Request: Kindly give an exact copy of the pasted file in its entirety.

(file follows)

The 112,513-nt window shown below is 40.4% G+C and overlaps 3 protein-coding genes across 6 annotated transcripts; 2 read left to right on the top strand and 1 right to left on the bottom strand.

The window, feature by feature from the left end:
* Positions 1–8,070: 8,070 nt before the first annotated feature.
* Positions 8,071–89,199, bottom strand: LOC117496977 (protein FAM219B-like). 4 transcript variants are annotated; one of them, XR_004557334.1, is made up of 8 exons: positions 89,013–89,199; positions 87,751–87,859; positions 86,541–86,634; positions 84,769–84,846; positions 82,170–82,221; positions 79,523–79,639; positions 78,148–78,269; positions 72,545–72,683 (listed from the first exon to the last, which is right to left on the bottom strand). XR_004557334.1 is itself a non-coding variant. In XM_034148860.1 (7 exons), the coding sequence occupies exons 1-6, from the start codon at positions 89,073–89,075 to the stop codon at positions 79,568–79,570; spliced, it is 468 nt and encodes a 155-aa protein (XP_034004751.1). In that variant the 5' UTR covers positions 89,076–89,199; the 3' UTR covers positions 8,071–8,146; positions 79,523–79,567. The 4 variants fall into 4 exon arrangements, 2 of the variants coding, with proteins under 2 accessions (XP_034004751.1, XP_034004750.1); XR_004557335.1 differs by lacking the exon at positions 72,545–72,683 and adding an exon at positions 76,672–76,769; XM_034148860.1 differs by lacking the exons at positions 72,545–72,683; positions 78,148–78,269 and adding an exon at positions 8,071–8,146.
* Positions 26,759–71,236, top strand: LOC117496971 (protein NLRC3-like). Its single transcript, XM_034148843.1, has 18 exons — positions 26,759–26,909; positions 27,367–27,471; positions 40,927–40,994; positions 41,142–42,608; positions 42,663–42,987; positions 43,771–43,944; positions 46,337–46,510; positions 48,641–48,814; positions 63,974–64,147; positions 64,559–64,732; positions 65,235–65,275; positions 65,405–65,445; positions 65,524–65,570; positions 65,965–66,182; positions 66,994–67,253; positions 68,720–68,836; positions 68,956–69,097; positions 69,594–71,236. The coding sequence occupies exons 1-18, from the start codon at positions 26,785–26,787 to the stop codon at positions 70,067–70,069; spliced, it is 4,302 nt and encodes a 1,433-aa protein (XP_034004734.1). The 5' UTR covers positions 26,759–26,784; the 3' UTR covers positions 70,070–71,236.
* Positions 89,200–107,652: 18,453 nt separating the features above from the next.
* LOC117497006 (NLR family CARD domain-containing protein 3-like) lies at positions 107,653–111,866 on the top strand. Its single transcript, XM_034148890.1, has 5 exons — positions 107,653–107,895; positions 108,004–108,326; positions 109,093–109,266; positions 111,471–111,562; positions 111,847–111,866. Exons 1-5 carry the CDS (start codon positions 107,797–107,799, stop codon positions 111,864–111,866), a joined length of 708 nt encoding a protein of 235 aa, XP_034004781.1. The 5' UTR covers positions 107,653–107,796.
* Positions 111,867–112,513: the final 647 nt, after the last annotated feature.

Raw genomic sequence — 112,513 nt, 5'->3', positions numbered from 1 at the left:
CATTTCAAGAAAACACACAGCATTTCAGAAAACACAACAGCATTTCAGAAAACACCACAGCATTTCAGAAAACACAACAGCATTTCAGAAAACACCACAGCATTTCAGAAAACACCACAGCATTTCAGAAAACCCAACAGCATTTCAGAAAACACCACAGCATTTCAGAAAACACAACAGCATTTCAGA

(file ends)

The 112,513-nt window shown below is 40.4% G+C and overlaps 3 protein-coding genes across 6 annotated transcripts; 2 read left to right on the top strand and 1 right to left on the bottom strand.

The window, feature by feature from the left end:
* Positions 1–8,070: 8,070 nt before the first annotated feature.
* Positions 8,071–89,199, bottom strand: LOC117496977 (protein FAM219B-like). 4 transcript variants are annotated; one of them, XR_004557334.1, is made up of 8 exons: positions 89,013–89,199; positions 87,751–87,859; positions 86,541–86,634; positions 84,769–84,846; positions 82,170–82,221; positions 79,523–79,639; positions 78,148–78,269; positions 72,545–72,683 (listed from the first exon to the last, which is right to left on the bottom strand). XR_004557334.1 is itself a non-coding variant. In XM_034148860.1 (7 exons), the coding sequence occupies exons 1-6, from the start codon at positions 89,073–89,075 to the stop codon at positions 79,568–79,570; spliced, it is 468 nt and encodes a 155-aa protein (XP_034004751.1). In that variant the 5' UTR covers positions 89,076–89,199; the 3' UTR covers positions 8,071–8,146; positions 79,523–79,567. The 4 variants fall into 4 exon arrangements, 2 of the variants coding, with proteins under 2 accessions (XP_034004751.1, XP_034004750.1); XR_004557335.1 differs by lacking the exon at positions 72,545–72,683 and adding an exon at positions 76,672–76,769; XM_034148860.1 differs by lacking the exons at positions 72,545–72,683; positions 78,148–78,269 and adding an exon at positions 8,071–8,146.
* Positions 26,759–71,236, top strand: LOC117496971 (protein NLRC3-like). Its single transcript, XM_034148843.1, has 18 exons — positions 26,759–26,909; positions 27,367–27,471; positions 40,927–40,994; positions 41,142–42,608; positions 42,663–42,987; positions 43,771–43,944; positions 46,337–46,510; positions 48,641–48,814; positions 63,974–64,147; positions 64,559–64,732; positions 65,235–65,275; positions 65,405–65,445; positions 65,524–65,570; positions 65,965–66,182; positions 66,994–67,253; positions 68,720–68,836; positions 68,956–69,097; positions 69,594–71,236. The coding sequence occupies exons 1-18, from the start codon at positions 26,785–26,787 to the stop codon at positions 70,067–70,069; spliced, it is 4,302 nt and encodes a 1,433-aa protein (XP_034004734.1). The 5' UTR covers positions 26,759–26,784; the 3' UTR covers positions 70,070–71,236.
* Positions 89,200–107,652: 18,453 nt separating the features above from the next.
* LOC117497006 (NLR family CARD domain-containing protein 3-like) lies at positions 107,653–111,866 on the top strand. Its single transcript, XM_034148890.1, has 5 exons — positions 107,653–107,895; positions 108,004–108,326; positions 109,093–109,266; positions 111,471–111,562; positions 111,847–111,866. Exons 1-5 carry the CDS (start codon positions 107,797–107,799, stop codon positions 111,864–111,866), a joined length of 708 nt encoding a protein of 235 aa, XP_034004781.1. The 5' UTR covers positions 107,653–107,796.
* Positions 111,867–112,513: the final 647 nt, after the last annotated feature.

Raw genomic sequence — 112,513 nt, 5'->3', positions numbered from 1 at the left:
CATTTCAAGAAAACACACAGCATTTCAGAAAACACAACAGCATTTCAGAAAACACCACAGCATTTCAGAAAACACAACAGCATTTCAGAAAACACCACAGCATTTCAGAAAACACCACAGCATTTCAGAAAACCCAACAGCATTTCAGAAAACACCACAGCATTTCAGAAAACACAACAGCATTTCAGA